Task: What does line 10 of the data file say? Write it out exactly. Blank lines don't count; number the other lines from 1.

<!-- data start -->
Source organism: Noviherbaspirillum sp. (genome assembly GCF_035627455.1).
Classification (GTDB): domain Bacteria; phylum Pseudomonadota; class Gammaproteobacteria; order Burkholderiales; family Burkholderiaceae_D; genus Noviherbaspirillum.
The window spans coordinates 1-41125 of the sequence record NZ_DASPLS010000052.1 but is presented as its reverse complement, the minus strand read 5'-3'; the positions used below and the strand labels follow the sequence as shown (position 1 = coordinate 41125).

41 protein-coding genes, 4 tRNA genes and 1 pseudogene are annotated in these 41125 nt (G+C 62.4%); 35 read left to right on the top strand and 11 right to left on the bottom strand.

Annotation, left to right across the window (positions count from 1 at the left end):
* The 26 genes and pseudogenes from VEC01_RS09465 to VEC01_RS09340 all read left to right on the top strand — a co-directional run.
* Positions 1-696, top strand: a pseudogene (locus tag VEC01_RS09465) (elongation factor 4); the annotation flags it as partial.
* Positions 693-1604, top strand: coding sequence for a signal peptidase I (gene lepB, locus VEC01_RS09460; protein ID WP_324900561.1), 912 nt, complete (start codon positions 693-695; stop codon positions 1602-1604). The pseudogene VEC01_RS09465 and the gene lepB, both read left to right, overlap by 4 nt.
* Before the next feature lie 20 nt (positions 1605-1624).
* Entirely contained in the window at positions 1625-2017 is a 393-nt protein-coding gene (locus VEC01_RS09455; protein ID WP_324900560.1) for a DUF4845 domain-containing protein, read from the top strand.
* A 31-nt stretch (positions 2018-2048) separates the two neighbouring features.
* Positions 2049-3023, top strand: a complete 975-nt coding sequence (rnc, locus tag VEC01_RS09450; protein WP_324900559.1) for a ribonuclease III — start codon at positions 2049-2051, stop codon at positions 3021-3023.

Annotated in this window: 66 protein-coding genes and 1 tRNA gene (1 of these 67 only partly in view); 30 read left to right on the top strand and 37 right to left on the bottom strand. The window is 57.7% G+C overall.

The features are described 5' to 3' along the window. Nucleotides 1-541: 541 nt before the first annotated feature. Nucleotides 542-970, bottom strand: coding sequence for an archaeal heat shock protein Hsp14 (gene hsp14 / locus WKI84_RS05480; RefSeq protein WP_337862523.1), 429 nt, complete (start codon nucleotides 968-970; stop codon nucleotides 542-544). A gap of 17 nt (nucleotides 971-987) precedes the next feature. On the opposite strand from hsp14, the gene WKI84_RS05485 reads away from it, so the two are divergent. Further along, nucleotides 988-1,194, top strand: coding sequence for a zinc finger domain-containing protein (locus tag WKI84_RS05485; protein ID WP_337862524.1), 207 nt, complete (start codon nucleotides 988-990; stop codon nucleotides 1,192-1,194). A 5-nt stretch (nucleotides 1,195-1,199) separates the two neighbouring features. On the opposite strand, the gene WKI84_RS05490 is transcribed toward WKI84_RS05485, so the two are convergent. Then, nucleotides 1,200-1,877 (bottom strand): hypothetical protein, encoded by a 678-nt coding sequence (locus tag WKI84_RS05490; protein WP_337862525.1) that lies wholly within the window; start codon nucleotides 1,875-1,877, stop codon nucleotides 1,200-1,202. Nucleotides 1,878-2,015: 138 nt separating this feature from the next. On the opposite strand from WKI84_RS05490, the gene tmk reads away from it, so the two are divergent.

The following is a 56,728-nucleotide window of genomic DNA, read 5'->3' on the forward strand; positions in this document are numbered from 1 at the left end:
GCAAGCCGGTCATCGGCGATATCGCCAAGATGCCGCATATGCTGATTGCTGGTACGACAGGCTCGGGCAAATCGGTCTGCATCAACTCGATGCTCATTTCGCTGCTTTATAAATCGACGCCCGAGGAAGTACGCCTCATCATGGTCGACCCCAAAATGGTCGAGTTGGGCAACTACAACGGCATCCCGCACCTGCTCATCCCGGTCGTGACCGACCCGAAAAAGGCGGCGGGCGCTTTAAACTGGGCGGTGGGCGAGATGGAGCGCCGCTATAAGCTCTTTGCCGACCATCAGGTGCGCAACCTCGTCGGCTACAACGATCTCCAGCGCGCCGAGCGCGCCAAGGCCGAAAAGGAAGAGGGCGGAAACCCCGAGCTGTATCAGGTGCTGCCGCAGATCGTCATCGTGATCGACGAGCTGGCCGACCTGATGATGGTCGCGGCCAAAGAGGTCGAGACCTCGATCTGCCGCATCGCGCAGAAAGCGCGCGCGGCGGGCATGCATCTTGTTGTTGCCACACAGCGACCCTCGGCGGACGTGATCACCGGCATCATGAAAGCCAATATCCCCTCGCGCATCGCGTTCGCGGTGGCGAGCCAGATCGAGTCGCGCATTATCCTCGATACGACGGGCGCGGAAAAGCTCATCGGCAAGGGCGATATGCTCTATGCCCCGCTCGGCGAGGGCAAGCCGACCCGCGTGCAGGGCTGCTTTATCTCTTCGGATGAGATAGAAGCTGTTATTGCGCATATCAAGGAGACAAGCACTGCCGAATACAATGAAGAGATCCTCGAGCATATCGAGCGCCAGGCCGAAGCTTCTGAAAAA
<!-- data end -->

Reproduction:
* Entirely contained in the window at positions 1625-2017 is a 393-nt protein-coding gene (locus VEC01_RS09455; protein ID WP_324900560.1) for a DUF4845 domain-containing protein, read from the top strand.